favorites. I can relate to that. My cockateil has become a way to get
to some of them. One "thuggy little boy" (haha) races to the room to
be first to see her each day. One of the other boys said, "Alexander is
just obsessed with your cockateil!!!" as if complaining. "That's ok," I
said. I saw a little smile come from Alexander's face as he realized
that it perfectly ok to be obsessed with my cockateil. He is like putty
in the palm of my hand now. He will do anything for me. He just so
happens to sit right by her cage anyway. He turns around to talk to her
occasionally during class but he is working harder and stays in his
seat! Love it. You have some great words of wisdom in your post.

Linda
 
Visit our Lower and Middle School Art Gallery Sites:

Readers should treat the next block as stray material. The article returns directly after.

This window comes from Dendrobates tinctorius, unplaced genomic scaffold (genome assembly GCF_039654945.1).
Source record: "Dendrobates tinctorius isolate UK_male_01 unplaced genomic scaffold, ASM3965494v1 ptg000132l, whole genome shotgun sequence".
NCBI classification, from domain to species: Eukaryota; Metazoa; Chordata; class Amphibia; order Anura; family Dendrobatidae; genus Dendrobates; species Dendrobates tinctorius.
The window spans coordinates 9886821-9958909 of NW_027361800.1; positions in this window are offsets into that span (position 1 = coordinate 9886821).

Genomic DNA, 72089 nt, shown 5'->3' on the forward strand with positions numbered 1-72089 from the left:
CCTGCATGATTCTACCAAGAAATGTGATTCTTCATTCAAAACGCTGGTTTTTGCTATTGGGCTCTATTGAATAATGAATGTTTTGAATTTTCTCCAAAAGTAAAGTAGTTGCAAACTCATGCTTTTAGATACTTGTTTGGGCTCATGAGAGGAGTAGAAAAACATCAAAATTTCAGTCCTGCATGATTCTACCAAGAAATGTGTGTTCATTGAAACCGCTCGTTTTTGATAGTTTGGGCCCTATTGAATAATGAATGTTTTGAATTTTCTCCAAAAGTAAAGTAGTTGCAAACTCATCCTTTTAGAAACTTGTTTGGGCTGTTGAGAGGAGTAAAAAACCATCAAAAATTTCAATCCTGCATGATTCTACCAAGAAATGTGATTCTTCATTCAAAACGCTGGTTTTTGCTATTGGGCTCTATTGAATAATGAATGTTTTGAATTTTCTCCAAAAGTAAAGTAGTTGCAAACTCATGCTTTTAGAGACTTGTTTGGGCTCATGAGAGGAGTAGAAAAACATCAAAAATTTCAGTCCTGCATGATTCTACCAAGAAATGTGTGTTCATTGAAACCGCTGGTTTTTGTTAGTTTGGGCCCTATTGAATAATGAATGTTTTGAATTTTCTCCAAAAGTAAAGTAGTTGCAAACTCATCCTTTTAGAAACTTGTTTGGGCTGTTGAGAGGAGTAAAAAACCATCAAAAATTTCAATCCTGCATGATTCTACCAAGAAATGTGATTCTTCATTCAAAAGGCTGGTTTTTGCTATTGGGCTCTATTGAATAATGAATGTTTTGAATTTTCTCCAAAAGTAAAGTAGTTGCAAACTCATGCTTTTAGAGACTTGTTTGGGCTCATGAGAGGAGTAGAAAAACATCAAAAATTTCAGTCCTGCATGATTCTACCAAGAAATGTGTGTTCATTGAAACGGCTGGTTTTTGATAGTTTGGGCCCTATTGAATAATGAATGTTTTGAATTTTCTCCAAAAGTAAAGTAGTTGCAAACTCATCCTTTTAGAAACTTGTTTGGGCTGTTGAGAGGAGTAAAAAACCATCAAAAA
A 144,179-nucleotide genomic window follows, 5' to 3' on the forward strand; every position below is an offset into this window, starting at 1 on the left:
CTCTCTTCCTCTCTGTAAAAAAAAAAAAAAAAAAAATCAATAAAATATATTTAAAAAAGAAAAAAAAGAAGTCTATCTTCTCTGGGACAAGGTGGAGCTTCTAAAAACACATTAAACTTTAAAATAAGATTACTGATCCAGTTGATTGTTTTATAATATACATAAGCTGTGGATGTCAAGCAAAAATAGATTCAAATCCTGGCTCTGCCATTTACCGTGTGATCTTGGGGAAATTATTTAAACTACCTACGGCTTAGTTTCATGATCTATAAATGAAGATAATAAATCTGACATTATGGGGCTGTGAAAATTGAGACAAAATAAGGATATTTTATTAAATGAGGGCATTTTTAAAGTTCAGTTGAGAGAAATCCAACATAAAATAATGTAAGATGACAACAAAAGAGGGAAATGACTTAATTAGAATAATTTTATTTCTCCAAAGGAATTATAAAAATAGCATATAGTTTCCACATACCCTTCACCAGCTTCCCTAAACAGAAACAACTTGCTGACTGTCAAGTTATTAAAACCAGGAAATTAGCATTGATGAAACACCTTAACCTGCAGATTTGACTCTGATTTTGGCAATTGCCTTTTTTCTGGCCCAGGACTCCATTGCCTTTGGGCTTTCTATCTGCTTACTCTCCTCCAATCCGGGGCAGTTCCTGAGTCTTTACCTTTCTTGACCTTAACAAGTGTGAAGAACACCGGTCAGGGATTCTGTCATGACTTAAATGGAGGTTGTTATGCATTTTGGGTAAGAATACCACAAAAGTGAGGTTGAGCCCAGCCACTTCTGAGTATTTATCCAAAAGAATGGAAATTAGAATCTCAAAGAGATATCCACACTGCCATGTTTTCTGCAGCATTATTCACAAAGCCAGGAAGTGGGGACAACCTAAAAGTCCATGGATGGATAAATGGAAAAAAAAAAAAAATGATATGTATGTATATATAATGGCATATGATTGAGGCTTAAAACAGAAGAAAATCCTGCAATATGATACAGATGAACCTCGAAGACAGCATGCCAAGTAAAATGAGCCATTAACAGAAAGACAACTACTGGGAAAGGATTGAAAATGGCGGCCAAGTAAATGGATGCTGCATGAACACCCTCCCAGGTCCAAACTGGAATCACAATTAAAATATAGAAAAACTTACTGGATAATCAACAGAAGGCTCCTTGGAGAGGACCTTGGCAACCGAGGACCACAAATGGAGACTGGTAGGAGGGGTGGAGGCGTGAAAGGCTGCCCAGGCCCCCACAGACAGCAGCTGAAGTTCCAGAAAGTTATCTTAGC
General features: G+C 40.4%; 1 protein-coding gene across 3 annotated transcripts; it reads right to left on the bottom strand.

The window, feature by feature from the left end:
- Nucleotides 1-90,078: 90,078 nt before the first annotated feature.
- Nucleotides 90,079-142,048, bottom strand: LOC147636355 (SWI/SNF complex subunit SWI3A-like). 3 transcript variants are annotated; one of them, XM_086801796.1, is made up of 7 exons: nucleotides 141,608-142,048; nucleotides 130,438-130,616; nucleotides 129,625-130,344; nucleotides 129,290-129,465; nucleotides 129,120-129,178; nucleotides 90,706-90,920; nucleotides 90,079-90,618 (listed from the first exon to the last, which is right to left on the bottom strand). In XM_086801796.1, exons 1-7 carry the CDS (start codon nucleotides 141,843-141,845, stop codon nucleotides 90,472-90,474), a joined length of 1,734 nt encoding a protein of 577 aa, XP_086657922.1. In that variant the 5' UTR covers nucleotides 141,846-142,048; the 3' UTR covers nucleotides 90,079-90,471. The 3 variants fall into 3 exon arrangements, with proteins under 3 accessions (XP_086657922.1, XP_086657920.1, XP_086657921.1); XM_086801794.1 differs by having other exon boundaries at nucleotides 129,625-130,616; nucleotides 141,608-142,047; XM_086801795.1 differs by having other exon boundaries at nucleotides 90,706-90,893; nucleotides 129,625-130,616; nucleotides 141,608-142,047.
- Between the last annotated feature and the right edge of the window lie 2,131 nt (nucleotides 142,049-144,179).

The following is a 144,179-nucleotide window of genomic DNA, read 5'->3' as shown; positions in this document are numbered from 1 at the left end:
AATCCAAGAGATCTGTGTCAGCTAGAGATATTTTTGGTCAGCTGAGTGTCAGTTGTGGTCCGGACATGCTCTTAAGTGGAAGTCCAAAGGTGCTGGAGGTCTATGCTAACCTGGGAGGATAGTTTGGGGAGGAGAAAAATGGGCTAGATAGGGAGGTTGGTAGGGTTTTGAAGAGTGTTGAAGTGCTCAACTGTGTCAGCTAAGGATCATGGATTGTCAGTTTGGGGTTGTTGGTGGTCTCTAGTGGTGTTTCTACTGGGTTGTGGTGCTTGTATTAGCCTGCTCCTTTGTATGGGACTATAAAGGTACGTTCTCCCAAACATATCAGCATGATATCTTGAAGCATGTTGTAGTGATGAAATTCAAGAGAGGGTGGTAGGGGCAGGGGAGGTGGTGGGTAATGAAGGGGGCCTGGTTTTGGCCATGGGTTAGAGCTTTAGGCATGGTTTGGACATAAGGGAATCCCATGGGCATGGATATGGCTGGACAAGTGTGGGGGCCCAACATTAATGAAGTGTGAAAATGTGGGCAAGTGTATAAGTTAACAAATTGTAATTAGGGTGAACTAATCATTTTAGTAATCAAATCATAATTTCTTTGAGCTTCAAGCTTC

www.sjs.org
Click on Arts, Lower School or Middle School, Gallery

----------------------------------------------------------------------

Subject: Re: Re:"thuggy little boys"
From: "HGillum" <hgillum@csd2.k12.ar.us>
Date: Tue, 27 Sep 2005 08:03:54 -0500
X-Message-Number: 2

Thanks Linda, I needed that encouragement this morning. It's amazing what
you can get a child to do for you once you've bonded. So many of my
students come from questionable backgrounds with no semblance of normal
family life. I guess the "mama" in me just wants to adopt them...and I've
told my husband more than once, if I show up with a kid one evening, just go
along with me! Of course, there are too many to take home, but I do what I
can when I'm with them.

Hope you have a great day!

Holly
----- Original Message -----
From: <lindwood@webtv.net>
To: "TeacherArtExchange Discussion Group"
<teacherartexchange@lists.pub.getty.edu>
Sent: Tuesday, September 27, 2005 7:14 AM
Subject: Re:[teacherartexchange] "thuggy little boys"

> Holly,
> You said that your "thuggy little boys" had become some of your